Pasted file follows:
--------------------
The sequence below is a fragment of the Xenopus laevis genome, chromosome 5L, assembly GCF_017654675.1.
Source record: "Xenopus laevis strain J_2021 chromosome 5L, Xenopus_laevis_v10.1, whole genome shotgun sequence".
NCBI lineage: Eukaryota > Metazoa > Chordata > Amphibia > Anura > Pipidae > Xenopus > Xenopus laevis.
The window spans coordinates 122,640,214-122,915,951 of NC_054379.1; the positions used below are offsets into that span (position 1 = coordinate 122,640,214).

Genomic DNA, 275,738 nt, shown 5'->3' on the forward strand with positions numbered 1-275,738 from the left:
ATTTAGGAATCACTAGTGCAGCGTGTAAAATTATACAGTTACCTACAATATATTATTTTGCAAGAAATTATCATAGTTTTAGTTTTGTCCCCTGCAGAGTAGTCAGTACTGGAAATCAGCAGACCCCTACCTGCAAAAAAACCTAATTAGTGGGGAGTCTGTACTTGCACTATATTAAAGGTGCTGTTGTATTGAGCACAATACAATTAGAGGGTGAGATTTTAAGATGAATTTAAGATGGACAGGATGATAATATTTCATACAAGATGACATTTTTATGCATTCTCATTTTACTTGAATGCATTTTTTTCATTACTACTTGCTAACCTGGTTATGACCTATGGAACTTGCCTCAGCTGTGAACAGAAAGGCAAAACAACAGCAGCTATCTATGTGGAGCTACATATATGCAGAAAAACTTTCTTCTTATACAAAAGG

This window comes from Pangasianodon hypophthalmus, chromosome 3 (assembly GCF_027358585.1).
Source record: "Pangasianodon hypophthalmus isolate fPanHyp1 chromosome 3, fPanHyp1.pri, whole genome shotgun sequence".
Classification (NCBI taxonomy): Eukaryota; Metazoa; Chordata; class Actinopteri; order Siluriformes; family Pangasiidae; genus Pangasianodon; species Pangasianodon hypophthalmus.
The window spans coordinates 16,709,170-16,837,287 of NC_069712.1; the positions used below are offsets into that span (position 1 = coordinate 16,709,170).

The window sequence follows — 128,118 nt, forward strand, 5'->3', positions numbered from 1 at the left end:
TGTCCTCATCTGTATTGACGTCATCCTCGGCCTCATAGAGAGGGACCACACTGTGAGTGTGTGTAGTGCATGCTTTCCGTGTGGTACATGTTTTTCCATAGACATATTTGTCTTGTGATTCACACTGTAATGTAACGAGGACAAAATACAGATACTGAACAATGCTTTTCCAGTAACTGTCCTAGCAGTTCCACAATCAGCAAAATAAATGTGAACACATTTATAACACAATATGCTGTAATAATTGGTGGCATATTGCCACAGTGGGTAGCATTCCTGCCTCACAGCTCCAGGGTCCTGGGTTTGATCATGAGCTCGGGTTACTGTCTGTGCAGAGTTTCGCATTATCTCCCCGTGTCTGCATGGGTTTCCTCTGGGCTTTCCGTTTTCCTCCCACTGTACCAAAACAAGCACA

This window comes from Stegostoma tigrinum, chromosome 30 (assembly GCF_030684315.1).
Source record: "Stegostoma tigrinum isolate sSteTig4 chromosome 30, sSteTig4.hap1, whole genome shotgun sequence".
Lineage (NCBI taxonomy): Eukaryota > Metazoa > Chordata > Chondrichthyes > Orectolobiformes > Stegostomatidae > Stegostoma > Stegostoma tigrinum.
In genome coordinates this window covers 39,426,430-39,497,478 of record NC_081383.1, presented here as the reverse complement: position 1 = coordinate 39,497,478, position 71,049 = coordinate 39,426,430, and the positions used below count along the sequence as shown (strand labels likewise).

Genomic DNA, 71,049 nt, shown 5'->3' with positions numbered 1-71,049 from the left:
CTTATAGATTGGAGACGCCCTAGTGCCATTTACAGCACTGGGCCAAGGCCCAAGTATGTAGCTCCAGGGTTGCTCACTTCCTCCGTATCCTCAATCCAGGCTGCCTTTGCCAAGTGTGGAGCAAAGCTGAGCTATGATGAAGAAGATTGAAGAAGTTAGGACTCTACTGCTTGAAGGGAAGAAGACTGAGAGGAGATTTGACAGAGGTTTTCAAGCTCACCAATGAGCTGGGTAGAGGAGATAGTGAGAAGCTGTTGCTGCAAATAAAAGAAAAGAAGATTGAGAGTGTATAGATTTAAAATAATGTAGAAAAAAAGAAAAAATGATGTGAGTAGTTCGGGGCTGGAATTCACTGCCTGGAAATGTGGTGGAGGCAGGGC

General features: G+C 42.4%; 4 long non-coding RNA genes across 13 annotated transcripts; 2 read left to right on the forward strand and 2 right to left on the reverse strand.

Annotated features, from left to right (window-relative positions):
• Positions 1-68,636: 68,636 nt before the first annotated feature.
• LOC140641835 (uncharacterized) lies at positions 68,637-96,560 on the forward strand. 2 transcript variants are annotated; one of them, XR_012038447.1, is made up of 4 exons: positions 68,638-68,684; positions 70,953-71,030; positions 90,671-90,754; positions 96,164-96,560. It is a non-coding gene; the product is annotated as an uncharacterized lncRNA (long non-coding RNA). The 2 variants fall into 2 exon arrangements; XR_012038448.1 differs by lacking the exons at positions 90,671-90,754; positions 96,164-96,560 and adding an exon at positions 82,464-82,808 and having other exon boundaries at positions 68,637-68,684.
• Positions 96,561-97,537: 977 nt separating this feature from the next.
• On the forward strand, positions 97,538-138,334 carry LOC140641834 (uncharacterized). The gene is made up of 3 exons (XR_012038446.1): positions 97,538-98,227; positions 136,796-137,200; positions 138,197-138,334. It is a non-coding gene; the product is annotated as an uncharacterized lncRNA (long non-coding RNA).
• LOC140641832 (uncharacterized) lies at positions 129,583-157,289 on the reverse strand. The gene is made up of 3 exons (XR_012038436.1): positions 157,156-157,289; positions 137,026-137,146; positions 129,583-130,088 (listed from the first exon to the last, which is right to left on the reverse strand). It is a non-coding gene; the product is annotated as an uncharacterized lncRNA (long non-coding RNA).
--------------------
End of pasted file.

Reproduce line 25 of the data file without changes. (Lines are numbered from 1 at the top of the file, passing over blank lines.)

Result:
• LOC140641832 (uncharacterized) lies at positions 129,583-157,289 on the reverse strand. The gene is made up of 3 exons (XR_012038436.1): positions 157,156-157,289; positions 137,026-137,146; positions 129,583-130,088 (listed from the first exon to the last, which is right to left on the reverse strand). It is a non-coding gene; the product is annotated as an uncharacterized lncRNA (long non-coding RNA).